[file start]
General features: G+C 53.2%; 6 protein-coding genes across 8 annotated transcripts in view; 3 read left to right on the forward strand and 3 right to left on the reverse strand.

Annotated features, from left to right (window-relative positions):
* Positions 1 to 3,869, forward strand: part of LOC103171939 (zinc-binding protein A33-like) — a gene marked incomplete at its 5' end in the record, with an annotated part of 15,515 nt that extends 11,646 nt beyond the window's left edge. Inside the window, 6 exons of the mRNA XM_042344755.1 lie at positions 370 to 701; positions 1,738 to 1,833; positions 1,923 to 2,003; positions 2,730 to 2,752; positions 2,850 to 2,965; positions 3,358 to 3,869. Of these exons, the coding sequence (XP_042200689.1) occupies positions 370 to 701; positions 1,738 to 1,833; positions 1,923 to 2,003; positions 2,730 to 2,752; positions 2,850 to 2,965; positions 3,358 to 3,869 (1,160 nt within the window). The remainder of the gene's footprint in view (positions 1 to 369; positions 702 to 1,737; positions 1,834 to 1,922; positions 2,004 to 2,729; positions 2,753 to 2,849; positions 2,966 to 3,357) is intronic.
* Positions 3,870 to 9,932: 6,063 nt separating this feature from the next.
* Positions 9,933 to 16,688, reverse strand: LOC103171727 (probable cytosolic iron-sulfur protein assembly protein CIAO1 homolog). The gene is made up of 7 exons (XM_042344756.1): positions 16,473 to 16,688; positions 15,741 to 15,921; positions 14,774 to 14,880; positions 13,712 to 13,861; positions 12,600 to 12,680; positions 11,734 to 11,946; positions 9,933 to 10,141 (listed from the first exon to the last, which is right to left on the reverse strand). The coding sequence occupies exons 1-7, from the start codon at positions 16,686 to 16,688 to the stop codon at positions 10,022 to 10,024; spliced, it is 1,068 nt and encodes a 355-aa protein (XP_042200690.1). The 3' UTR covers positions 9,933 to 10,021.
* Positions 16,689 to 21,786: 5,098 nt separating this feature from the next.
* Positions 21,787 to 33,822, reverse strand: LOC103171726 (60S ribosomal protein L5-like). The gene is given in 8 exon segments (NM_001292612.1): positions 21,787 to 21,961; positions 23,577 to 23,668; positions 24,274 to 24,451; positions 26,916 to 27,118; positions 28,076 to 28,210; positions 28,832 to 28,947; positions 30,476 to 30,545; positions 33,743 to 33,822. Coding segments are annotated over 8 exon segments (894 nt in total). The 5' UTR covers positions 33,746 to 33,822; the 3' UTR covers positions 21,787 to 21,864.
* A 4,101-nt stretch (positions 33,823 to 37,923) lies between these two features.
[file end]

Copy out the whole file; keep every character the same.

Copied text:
General features: G+C 53.2%; 6 protein-coding genes across 8 annotated transcripts in view; 3 read left to right on the forward strand and 3 right to left on the reverse strand.

Annotated features, from left to right (window-relative positions):
* Positions 1 to 3,869, forward strand: part of LOC103171939 (zinc-binding protein A33-like) — a gene marked incomplete at its 5' end in the record, with an annotated part of 15,515 nt that extends 11,646 nt beyond the window's left edge. Inside the window, 6 exons of the mRNA XM_042344755.1 lie at positions 370 to 701; positions 1,738 to 1,833; positions 1,923 to 2,003; positions 2,730 to 2,752; positions 2,850 to 2,965; positions 3,358 to 3,869. Of these exons, the coding sequence (XP_042200689.1) occupies positions 370 to 701; positions 1,738 to 1,833; positions 1,923 to 2,003; positions 2,730 to 2,752; positions 2,850 to 2,965; positions 3,358 to 3,869 (1,160 nt within the window). The remainder of the gene's footprint in view (positions 1 to 369; positions 702 to 1,737; positions 1,834 to 1,922; positions 2,004 to 2,729; positions 2,753 to 2,849; positions 2,966 to 3,357) is intronic.
* Positions 3,870 to 9,932: 6,063 nt separating this feature from the next.
* Positions 9,933 to 16,688, reverse strand: LOC103171727 (probable cytosolic iron-sulfur protein assembly protein CIAO1 homolog). The gene is made up of 7 exons (XM_042344756.1): positions 16,473 to 16,688; positions 15,741 to 15,921; positions 14,774 to 14,880; positions 13,712 to 13,861; positions 12,600 to 12,680; positions 11,734 to 11,946; positions 9,933 to 10,141 (listed from the first exon to the last, which is right to left on the reverse strand). The coding sequence occupies exons 1-7, from the start codon at positions 16,686 to 16,688 to the stop codon at positions 10,022 to 10,024; spliced, it is 1,068 nt and encodes a 355-aa protein (XP_042200690.1). The 3' UTR covers positions 9,933 to 10,021.
* Positions 16,689 to 21,786: 5,098 nt separating this feature from the next.
* Positions 21,787 to 33,822, reverse strand: LOC103171726 (60S ribosomal protein L5-like). The gene is given in 8 exon segments (NM_001292612.1): positions 21,787 to 21,961; positions 23,577 to 23,668; positions 24,274 to 24,451; positions 26,916 to 27,118; positions 28,076 to 28,210; positions 28,832 to 28,947; positions 30,476 to 30,545; positions 33,743 to 33,822. Coding segments are annotated over 8 exon segments (894 nt in total). The 5' UTR covers positions 33,746 to 33,822; the 3' UTR covers positions 21,787 to 21,864.
* A 4,101-nt stretch (positions 33,823 to 37,923) lies between these two features.